want a life-giving Christmas, drawing closer to God needs to take priority over
anything else on this year’s wish list.
      Many people celebrate Christmas…but not everybody celebrates Christ. The deep
living that comes from a relationship with Jesus Christ is what differentiates
a Christian Christmas from a secular Christmas. What is your deepest hope this
Christmas? At Christmas, God came to earth wrapped in a human body. He came to
live among us so that we might know what He’s truly like. He came to open the
doors of heaven. He came to restore hope. Hope is vital – in fact it’s critical
– to our everyday survival. And because Jesus came, we experience forgiveness
for our sins, the transformation of our hearts and minds, the promise of heaven
and eternal life. What better gifts could we ask for? I went to the Bible, seeking
an answer to that question. And I ended up in a surprising place- The Message…a
translation of the Bible written by Eugene Peterson. I rarely use it to preach
from…it has…unusual ways to say things! But I found that, for this Advent
series, it works great! So let me share these words from The Message version of
 Romans 13:11-14– 
     But make sure that
you don’t get so absorbed and exhausted in taking care of all your day-by-day
obligations that you lose track of the time and doze off, oblivious to God. The
night is about over, dawn is about to break. Be up and awake to what God is
doing! God is putting the finishing touches on the salvation work he began when
we first believed. We can’t afford to waste a minute, must not squander these
precious daylight hours in frivolity and indulgence, in sleeping around and
dissipation, in bickering and grabbing everything in sight. Get out of bed and
get dressed! Don’t loiter and linger, waiting until the very last minute. Dress
yourselves in Christ, and be up and about!
     A man called his neighbor to help him move a couch that had become stuck in the
doorway. They pushed and pulled until they were exhausted, but the couch
wouldn’t budge. “Forget it,” the man finally said. “We’ll never
get this in.” The neighbor looked at him quizzically and said, “In?
Often, our lives work counter to the true understanding of hope. Albert
Einstein said, “learn from yesterday, live for today, hope for tomorrow”.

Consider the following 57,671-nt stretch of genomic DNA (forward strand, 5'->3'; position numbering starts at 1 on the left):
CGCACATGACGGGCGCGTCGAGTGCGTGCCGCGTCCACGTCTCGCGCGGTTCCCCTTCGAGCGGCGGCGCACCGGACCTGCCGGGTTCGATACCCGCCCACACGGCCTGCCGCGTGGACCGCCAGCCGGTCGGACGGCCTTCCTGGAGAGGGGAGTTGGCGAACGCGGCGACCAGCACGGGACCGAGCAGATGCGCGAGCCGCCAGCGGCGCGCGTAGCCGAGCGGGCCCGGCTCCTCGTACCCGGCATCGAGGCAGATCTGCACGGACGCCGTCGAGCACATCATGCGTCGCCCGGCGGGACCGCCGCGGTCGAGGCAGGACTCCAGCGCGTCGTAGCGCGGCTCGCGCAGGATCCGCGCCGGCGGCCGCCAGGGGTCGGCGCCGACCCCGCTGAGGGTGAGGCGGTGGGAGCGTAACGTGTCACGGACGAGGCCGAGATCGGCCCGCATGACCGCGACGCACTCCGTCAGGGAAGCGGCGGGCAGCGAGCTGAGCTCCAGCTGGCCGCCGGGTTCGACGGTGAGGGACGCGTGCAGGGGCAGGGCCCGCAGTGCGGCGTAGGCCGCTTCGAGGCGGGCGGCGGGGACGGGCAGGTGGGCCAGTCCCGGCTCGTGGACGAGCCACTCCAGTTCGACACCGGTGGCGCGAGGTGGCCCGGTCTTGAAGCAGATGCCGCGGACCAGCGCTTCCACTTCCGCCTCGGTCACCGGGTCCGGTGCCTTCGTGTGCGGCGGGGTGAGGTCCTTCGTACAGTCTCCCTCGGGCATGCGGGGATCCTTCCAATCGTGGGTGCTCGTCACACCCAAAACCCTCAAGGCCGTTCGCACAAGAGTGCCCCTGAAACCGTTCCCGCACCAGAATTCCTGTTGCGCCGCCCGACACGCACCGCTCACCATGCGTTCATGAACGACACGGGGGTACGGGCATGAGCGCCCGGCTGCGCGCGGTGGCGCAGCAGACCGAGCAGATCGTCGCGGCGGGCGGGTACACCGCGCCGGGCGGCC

Let’s look at this passage. Even though Paul wrote it 2,000 years ago, it
describes the challenge we face this Christmas. Day-to-day obligations increase
as Christmas nears- we tend to focus on entertaining, shopping, decorating and
all the other chores that we think are supposed to define a “perfect”
Christmas.  But Paul says that we need to
make sure not to get so absorbed and exhausted
in taking care of all our day-by-day obligations that we become oblivious to
God. He encourages us to be awake to what God is doing! He says we need to get
out of bed and get dressed! Her says don’t loiter and linger, but dress ourselves
in Christ, and be up and about! In other words…have hope! But what IS hope? 
      Dictionary.com defines hope as “desire accompanied by expectation of
fulfillment; desire with the expectation of obtaining; expect with confidence.”
Hope is an attitude of confidence, expectation, and trust- it’s faith holding
out its hand in the dark. A man approached a little league baseball game one
afternoon. He asked a boy in the dugout what the score was. The boy responded,
“Eighteen to nothing–we’re behind.” “Boy,” said the
spectator, “I’ll bet you’re discouraged.” “Why should I be
discouraged?” replied the little boy. “We haven’t even gotten up to
bat yet!” That’s hope!
     We’ve all heard it before- “There’s always hope!” But sometimes we find it hard
to believe. Hope can be elusive – hard to get a hold of. Here are four things that
try to loosen our hold on hope:
1. Fatigue – Vince Lombardi once said, “Fatigue makes cowards of us all.” When
energy runs short, so does courage and hope. If we push too hard for too long,